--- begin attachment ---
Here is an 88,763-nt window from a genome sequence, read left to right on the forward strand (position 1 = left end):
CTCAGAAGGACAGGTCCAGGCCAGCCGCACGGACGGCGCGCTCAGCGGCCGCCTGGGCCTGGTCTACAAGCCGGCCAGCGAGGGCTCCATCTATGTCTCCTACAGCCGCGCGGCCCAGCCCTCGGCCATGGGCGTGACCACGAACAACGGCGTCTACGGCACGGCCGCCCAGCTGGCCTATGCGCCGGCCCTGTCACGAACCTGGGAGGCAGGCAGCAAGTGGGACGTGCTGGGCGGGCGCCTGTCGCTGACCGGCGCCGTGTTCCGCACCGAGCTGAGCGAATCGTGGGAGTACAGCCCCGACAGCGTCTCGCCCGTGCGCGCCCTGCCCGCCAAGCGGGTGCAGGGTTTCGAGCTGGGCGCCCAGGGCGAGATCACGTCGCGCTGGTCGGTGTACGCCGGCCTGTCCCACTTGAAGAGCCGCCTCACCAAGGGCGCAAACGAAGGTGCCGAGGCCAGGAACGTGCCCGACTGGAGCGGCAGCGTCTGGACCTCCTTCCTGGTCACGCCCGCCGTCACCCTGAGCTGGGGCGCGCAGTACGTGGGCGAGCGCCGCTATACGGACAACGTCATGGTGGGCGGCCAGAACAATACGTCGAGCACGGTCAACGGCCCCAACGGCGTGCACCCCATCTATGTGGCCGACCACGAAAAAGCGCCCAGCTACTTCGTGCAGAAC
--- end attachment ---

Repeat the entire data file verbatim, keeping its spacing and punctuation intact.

Here is an 88,763-nt window from a genome sequence, read left to right on the forward strand (position 1 = left end):
CTCAGAAGGACAGGTCCAGGCCAGCCGCACGGACGGCGCGCTCAGCGGCCGCCTGGGCCTGGTCTACAAGCCGGCCAGCGAGGGCTCCATCTATGTCTCCTACAGCCGCGCGGCCCAGCCCTCGGCCATGGGCGTGACCACGAACAACGGCGTCTACGGCACGGCCGCCCAGCTGGCCTATGCGCCGGCCCTGTCACGAACCTGGGAGGCAGGCAGCAAGTGGGACGTGCTGGGCGGGCGCCTGTCGCTGACCGGCGCCGTGTTCCGCACCGAGCTGAGCGAATCGTGGGAGTACAGCCCCGACAGCGTCTCGCCCGTGCGCGCCCTGCCCGCCAAGCGGGTGCAGGGTTTCGAGCTGGGCGCCCAGGGCGAGATCACGTCGCGCTGGTCGGTGTACGCCGGCCTGTCCCACTTGAAGAGCCGCCTCACCAAGGGCGCAAACGAAGGTGCCGAGGCCAGGAACGTGCCCGACTGGAGCGGCAGCGTCTGGACCTCCTTCCTGGTCACGCCCGCCGTCACCCTGAGCTGGGGCGCGCAGTACGTGGGCGAGCGCCGCTATACGGACAACGTCATGGTGGGCGGCCAGAACAATACGTCGAGCACGGTCAACGGCCCCAACGGCGTGCACCCCATCTATGTGGCCGACCACGAAAAAGCGCCCAGCTACTTCGTGCAGAAC